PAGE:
Do Trade Customs Exist?

48 Pages Posted: 6 Dec 1999

Abstract

Customs can be thought of as a kind of pattern or regularity in prior behavior, much as common-law doctrines can be thought of as a pattern or regularity in court decisions. In jurisprudence, however, it would be controversial to claim that patterns in court decisions have an existence of their own, or that those patterns can be identified independently of the goals and beliefs of the person doing the identifying. This paper argues that the existence (and identification) of customs should be subject to exactly the same controversy. In particular, it suggests that the goals, beliefs and other normative premises of the person doing the identifying must inevitably play a role in the interpretation and application of customs. It also reviews the cases interpreting and applying customs to issues of contract and commercial law, suggesting that courts have been doing exactly that.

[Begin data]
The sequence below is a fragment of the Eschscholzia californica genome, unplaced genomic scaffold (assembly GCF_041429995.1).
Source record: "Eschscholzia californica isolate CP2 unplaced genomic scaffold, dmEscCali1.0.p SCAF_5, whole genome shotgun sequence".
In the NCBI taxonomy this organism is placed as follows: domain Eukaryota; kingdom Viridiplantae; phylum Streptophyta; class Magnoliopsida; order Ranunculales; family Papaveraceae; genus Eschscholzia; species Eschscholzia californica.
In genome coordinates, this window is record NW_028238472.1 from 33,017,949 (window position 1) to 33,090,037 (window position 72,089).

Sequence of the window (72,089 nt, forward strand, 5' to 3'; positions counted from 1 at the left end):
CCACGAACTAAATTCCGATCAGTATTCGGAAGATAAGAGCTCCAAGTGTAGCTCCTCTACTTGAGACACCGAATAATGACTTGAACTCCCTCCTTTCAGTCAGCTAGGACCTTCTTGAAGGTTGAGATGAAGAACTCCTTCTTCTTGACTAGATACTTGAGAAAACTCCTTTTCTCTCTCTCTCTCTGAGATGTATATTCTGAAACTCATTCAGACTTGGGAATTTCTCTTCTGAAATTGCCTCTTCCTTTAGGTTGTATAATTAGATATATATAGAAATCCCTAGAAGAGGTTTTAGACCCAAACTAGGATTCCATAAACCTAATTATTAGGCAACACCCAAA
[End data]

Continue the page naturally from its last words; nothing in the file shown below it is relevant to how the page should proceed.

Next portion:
JEL Classification: K12

Suggested Citation

Craswell, Richard, Do Trade Customs Exist?. THE JURISPRUDENTIAL FOUNDATIONS OF CORPORATE AND COMMERCIAL LAW, (Kraus & Walt, Eds.), Cambridge University Press, 1999. Available at SSRN: https://ssrn.com/abstract=184988 or http://dx.doi.org/10.2139/ssrn.184988

Richard Craswell (Contact Author)

Stanford Law School ( email )

559 Nathan Abbott Way
Stanford, CA 94305-8610
United States
650-725-8542 (Phone)
650-723-8230 (Fax)

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